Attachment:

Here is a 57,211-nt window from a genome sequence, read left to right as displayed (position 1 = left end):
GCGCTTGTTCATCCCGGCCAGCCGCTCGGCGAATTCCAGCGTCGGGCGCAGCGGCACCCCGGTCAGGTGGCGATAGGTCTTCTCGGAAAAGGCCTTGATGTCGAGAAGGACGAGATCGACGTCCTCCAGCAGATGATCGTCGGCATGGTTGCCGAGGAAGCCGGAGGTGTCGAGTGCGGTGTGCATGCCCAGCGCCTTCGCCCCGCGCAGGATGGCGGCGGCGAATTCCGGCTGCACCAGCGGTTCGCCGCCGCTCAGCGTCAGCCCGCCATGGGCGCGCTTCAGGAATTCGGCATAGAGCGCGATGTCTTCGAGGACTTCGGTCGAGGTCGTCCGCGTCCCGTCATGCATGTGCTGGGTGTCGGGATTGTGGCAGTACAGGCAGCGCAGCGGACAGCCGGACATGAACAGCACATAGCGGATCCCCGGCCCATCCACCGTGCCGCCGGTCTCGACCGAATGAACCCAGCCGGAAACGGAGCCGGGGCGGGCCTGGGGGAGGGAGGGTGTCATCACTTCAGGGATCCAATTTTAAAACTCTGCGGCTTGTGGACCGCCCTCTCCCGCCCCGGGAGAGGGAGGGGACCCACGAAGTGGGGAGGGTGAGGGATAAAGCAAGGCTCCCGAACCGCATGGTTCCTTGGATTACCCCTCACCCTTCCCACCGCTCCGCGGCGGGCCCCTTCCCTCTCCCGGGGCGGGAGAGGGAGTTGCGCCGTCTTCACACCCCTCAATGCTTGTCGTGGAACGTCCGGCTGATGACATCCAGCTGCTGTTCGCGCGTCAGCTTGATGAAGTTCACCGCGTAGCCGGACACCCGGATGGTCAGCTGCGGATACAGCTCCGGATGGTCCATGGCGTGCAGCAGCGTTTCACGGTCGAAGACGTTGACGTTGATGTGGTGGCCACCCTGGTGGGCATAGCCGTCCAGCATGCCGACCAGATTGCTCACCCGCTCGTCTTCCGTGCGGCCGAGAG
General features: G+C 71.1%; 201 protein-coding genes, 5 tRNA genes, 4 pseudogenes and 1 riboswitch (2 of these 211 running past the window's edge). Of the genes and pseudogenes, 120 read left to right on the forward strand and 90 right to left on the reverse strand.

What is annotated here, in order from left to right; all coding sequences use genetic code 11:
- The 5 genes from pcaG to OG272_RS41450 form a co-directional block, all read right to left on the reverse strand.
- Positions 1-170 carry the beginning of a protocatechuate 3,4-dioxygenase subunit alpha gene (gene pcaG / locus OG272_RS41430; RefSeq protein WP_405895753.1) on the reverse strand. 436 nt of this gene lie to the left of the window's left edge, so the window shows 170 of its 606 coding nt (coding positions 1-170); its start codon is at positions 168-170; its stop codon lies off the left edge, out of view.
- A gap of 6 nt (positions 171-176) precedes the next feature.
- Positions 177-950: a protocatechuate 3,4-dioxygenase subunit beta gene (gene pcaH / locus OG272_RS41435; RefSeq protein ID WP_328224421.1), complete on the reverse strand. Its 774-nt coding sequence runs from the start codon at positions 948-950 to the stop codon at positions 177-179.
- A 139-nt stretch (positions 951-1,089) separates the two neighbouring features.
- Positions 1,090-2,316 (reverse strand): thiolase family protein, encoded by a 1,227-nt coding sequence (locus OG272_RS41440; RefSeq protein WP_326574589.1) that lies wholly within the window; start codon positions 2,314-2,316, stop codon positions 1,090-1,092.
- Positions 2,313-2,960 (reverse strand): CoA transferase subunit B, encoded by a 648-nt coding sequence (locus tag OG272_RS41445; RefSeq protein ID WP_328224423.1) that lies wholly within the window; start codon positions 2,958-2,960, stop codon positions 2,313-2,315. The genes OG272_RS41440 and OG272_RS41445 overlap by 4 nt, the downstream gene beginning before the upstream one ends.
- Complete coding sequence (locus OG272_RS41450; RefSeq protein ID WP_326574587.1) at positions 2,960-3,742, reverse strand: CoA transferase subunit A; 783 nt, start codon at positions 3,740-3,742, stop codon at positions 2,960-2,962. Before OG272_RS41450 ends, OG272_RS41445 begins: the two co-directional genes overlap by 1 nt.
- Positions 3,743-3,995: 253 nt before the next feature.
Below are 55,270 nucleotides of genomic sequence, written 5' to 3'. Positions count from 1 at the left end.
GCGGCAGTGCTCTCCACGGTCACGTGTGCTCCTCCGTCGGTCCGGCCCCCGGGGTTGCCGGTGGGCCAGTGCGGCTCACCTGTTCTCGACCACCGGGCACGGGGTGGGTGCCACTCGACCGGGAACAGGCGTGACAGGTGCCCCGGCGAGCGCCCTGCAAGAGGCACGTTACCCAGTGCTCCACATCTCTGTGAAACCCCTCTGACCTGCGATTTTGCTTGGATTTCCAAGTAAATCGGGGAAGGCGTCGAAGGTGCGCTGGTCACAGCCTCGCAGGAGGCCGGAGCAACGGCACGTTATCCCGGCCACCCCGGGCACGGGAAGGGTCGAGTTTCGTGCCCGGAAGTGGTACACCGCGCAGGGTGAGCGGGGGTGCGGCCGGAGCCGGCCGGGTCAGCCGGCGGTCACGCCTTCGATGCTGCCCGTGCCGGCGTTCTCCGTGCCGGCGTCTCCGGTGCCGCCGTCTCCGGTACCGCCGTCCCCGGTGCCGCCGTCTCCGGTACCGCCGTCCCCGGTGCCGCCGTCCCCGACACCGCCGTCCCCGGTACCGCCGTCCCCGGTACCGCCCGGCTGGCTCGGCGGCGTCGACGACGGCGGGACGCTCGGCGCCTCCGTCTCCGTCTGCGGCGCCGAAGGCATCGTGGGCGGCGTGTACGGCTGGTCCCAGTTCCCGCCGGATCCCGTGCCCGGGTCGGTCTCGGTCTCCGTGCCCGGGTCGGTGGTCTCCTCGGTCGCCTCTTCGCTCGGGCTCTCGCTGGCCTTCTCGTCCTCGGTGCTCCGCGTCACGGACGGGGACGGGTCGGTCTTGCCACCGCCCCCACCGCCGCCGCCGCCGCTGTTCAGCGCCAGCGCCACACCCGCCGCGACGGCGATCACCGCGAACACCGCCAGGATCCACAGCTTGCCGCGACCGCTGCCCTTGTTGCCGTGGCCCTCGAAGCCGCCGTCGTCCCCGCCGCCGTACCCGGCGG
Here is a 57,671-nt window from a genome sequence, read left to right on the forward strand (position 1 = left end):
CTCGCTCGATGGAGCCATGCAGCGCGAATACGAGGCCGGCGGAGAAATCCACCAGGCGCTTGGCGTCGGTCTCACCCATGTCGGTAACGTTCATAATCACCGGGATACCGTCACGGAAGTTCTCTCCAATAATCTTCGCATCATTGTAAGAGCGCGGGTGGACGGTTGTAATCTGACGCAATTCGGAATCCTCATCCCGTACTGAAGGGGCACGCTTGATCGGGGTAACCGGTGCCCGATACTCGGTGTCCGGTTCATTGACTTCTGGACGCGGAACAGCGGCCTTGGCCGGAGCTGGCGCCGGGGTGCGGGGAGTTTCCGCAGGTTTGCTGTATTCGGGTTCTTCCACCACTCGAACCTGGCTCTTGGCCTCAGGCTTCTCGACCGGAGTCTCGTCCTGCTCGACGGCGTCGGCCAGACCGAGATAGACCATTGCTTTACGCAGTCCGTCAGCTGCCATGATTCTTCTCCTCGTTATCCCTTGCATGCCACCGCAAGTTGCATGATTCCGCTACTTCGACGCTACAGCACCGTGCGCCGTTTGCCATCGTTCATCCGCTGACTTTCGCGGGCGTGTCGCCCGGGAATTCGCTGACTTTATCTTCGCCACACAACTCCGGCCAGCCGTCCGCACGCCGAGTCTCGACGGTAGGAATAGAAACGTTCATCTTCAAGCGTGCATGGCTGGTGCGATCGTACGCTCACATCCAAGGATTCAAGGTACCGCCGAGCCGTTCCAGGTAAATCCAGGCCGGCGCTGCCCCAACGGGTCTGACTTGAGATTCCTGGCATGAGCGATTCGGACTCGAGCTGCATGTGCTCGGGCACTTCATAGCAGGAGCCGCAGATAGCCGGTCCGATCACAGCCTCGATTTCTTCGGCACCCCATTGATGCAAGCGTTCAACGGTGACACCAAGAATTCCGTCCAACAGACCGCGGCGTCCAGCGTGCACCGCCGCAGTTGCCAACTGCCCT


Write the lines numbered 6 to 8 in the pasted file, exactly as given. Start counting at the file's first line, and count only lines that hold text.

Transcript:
- Positions 1-170 carry the beginning of a protocatechuate 3,4-dioxygenase subunit alpha gene (gene pcaG / locus OG272_RS41430; RefSeq protein WP_405895753.1) on the reverse strand. 436 nt of this gene lie to the left of the window's left edge, so the window shows 170 of its 606 coding nt (coding positions 1-170); its start codon is at positions 168-170; its stop codon lies off the left edge, out of view.
- A gap of 6 nt (positions 171-176) precedes the next feature.
- Positions 177-950: a protocatechuate 3,4-dioxygenase subunit beta gene (gene pcaH / locus OG272_RS41435; RefSeq protein ID WP_328224421.1), complete on the reverse strand. Its 774-nt coding sequence runs from the start codon at positions 948-950 to the stop codon at positions 177-179.